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What is a Raw Diet?

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There are so many different diets these days, most with insane weight-loss claims and miracle results.

A raw diet is a little bit different. Most long-term raw foodists do not choose to eat raw because they want to lose weight. Oftentimes, it is because they experience and believe in the many health benefits of eating raw.

What is raw?

Raw foodists mainly eat raw, unprocessed foods like fruits, veggies, seeds and nuts, and do not heat their food above a temperature of 118° F.

Why do it?

Raw foodists believe that heating up or cooking foods above a temperature of 118° F can change the chemical structure of food, resulting in negative health consequences.

According to Rawfoodlife.com, this chemical change can destroy the live enzymes that aid in health and digestion, disrupt the body’s pH balance, as well as “create acidic toxins, including the carcinogens, mutagens and free-radicals associated with diseases like diabetes, arthritis, heart disease and cancer.”

It is believed that raw food can give us the most nutrients possible with the easiest digestion.

Many raw foodists report having more energy, more radiant skin, hair and nails, and a decrease or elimination in many chronic diseases.

WebMD acknowledged that studies show there are pros and cons to raw diets however they report in one study that, “reviewed findings of about 50 medical studies on the raw versus cooked debate showed that eating raw vegetables helps reduce the risk of oral, pharyngeal, laryngeal, esophageal, and gastric cancers.”

Eating a 100 percent raw diet may sound a little intense to most people. However, you don’t have to be 100 percent to reap the benefits of eating raw.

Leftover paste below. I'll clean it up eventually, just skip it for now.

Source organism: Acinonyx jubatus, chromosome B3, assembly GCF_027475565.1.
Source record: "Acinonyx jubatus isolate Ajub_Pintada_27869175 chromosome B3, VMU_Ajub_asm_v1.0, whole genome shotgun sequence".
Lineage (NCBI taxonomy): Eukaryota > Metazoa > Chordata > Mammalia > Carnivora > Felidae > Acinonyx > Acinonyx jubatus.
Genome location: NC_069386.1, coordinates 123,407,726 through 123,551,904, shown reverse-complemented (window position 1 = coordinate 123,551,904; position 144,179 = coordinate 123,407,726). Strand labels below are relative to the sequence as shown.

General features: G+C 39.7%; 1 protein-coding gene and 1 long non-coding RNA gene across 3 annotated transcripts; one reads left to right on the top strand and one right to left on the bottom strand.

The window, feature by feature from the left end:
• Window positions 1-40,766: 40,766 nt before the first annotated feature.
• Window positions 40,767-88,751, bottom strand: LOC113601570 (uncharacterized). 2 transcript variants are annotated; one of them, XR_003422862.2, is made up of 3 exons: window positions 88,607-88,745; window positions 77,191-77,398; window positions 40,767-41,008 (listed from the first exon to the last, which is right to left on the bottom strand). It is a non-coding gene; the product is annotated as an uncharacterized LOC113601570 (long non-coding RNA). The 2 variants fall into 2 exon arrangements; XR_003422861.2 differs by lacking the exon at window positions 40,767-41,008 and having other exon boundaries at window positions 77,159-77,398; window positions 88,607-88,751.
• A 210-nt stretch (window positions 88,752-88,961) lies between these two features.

Let’s consider the Standard American Diet (S.A.D.).

The typical S.A.D. is full of processed foods that in no way resemble a food in its natural state. Pizza, cheese burgers, fries, milkshakes, cereals — think about it. When was the last time you saw a fresh spring river flowing with coca cola, or cheetos hanging from a tree?

Although America has a large obesity rate, many of these individuals are not even being properly nourished.

Eating raw food nourishes your body with food it can recognize, food that's in its natural state. Although an avocado may have more fat than a candy bar, an avocado contains essential fatty acids that your body cannot produce on its own. Your body evolutionarily knows how to break it down!

Eating raw sounds basic, but oftentimes health means getting back to the basics and listening to your body. It’s easy to get into the habit of eating processed foods, when that is what is most readily available in our culture.

Try integrating more raw foods into your diet this week. You’ll soon surprise yourself at just how tasty a salad can be! Try my favorite avocado dressing (inspired by Sandra Cabot’s recipe) below!

In a blender, add and blend:

1 ripe avocado
1 garlic clove
¼ cup water
2 teaspoons extra virgin olive oil
Splash of almond milk
1 tablespoon honey
2 tablespoons lemon juice
1 pinch sea salt
Ground pepper to taste


Bernarr, D. (n.d.). why_raw_by_dr__bernarr. Raw Food Life - the Science of Raw Food!. Retrieved February 24, 2012, from http://www.rawfoodlife.com/Articles___Research/Why_Raw_by_Dr__Bernarr/wh...

Raw Food Diet Review - Foods You Can Eat, Meal Plans, and More. (n.d.). WebMD - Better information. Better health.. Retrieved February 24, 2012, from http://www.webmd.com/diet/guide/raw-food-diet

Why go raw?. (n.d.). Raw Reform. Retrieved February 24, 2012, from http://www.rawreform.com/content/view/10/25

Reviewed February 28, 2012
by Michele Blacksberg RN
Edited by Jody Smith

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We value and respect our HERWriters' experiences, but everyone is different. Many of our writers are speaking from personal experience, and what's worked for them may not work for you. Their articles are not a substitute for medical advice, although we hope you can gain knowledge from their insight.

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